In the annotated clinical notes from 15 patients, there are 275 sentences containing lab test values of at least one of the HbA1c or glucose results, and 51 sentences containing both Glucose and HbA1c information. The performance of lab test sentence extraction of HbA1c and Glucose is shown in Table 3. The performance was evaluated by a modified version of the standard precision, recall and F1-score25. The precision is defined as , recall is defined as True positives . F1-score is defined as . The reason true negatives are not counted in the metrics is that the number of true negatives is dominant in clinical notes. From Table 3, it is shown that the proposed system can extract values accurately in both results of HbA1c and glucose. The system has high F1-scores in HbA1c, glucose and overall of 0.964, 0.967 and 0.966 respectively.
After matched records are found, we evaluated the correlated lab results between structured and unstructured data. We define two measures to evaluate the correlation between the set of structured records and the extracted lab value records from unstructured clinical notes. The set of structured records from EHR is denoted as SE, and the set of lab test records from unstructured clinical is denoted as SL. The intersection ratio ri is the size of matched records (intersection) divided by the size of union of the records: , while the union ratio ru is the total number of matched records divided by the size of structured records: . Both ratios reflect how relevant the lab testvalues of clinical notes are to structured EHR. We compared the intersection ratios and the union ratio of the extracted lab test from clinical notes for glucose and HbA1c in the 15-patient corpus, which are shown in Table 4.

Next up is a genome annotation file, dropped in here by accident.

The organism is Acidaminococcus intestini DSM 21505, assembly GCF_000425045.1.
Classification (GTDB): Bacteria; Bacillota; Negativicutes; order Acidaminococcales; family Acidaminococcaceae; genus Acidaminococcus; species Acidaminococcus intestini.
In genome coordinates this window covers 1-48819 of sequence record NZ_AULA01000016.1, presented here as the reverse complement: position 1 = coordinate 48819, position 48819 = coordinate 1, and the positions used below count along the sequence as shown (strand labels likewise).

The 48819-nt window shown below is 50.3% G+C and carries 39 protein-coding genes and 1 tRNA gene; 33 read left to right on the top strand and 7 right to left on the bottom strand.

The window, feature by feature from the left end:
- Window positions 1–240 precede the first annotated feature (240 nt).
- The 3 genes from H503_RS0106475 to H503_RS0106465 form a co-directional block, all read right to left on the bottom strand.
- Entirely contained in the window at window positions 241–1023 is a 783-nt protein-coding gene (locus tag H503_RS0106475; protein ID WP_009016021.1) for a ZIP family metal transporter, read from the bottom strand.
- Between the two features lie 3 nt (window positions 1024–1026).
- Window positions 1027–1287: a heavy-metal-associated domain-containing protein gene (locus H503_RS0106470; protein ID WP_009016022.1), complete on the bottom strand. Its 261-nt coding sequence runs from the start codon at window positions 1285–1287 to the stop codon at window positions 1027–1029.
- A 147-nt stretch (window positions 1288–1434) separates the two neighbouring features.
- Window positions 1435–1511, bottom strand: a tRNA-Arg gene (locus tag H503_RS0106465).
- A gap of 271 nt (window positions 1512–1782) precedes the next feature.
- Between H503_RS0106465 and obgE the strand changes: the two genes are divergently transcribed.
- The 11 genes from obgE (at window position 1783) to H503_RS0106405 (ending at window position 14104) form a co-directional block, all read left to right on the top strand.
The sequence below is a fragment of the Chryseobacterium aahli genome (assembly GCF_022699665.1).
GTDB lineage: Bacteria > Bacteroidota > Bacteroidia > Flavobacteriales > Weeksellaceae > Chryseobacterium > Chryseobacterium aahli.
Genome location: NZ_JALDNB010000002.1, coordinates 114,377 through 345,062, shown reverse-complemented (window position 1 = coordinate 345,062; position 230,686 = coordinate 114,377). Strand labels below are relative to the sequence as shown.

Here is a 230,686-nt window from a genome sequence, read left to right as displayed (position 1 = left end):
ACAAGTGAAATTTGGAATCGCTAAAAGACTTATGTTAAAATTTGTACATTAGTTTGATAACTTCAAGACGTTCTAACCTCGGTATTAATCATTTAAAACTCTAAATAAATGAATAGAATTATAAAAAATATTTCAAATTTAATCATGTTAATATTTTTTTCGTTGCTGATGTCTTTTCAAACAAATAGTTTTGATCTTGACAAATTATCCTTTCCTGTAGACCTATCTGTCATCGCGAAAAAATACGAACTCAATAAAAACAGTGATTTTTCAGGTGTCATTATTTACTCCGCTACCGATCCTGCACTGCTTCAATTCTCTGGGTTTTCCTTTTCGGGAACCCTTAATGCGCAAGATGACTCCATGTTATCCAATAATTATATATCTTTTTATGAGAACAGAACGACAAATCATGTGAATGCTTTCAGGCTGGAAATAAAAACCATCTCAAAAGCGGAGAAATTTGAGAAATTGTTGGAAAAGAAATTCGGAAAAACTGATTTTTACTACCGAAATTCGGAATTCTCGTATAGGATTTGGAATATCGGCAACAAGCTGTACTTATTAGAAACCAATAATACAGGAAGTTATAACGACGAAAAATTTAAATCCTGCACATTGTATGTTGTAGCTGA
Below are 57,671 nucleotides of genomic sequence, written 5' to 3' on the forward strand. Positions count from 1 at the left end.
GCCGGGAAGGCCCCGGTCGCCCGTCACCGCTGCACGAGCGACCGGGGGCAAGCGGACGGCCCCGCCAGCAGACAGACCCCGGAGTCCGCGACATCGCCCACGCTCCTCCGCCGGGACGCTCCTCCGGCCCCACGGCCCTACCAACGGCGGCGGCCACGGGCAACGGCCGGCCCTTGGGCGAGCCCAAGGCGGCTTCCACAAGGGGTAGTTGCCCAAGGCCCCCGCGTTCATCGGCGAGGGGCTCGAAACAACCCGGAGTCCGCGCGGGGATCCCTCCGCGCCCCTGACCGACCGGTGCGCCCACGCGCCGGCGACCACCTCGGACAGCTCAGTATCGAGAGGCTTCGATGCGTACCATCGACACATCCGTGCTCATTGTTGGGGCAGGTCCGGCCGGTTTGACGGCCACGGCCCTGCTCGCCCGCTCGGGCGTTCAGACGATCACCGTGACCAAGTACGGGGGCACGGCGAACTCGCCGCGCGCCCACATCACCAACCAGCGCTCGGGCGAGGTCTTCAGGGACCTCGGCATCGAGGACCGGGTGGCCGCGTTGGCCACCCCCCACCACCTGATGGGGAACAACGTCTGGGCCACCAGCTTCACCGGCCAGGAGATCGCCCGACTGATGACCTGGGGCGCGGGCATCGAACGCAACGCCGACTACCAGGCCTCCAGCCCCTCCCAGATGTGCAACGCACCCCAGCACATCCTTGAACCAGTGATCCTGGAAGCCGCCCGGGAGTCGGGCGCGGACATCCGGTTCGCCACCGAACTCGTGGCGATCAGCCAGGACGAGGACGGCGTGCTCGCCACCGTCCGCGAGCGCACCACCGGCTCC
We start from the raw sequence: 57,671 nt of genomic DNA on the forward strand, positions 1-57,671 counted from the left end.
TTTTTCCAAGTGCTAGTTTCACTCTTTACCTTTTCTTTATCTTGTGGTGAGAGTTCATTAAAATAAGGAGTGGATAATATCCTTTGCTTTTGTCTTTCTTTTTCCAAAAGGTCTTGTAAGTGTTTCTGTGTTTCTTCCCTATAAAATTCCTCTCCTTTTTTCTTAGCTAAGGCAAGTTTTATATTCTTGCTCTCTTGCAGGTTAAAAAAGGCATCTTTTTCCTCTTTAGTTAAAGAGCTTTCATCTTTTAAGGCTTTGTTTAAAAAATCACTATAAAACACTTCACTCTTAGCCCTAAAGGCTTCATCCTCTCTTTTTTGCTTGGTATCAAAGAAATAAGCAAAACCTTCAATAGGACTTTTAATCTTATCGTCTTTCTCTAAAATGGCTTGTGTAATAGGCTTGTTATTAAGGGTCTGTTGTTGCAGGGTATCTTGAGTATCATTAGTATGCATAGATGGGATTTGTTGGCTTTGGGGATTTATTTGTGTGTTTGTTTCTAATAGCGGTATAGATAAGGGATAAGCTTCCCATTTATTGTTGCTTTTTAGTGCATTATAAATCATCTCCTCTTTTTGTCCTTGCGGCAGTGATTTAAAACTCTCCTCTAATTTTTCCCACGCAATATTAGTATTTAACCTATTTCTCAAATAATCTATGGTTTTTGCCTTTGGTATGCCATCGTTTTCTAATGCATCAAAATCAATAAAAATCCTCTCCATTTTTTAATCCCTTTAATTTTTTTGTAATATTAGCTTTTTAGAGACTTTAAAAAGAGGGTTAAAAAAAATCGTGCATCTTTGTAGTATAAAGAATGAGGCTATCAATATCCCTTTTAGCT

From the results we can conclude that only a small portion of lab test results mentioned in the clinical notes correlated with the structured data. Though the records of glucose appear more frequent than HbA1c, it is less mentioned in the clinical notes. The difference between intersection ratio and union ratio indicates that not all lab test values mentioned in the clinical notes can be found in the structured records, this is due to home lab testing used by patients and reported during visits.
For glucose, the normal value range is from 70 to 100 mg/dL. The extracted results show that 75.1% of the correlated values are out of the normal range, while the other 24.9% of the values are normal. For HbA1c, the normal range is 4% to 5.6%. 10% of the correlated values are within this range. There are 22.6% of the values indicating high risk (5.7% - 6.4%) of diabetes, and 67.4% of the values indicating the complication of diabetes (6.5% or higher). The findings reflect the fact that the lab tests done in hospital mostly target patients who have abnormal lab test results and need immediate medical attention.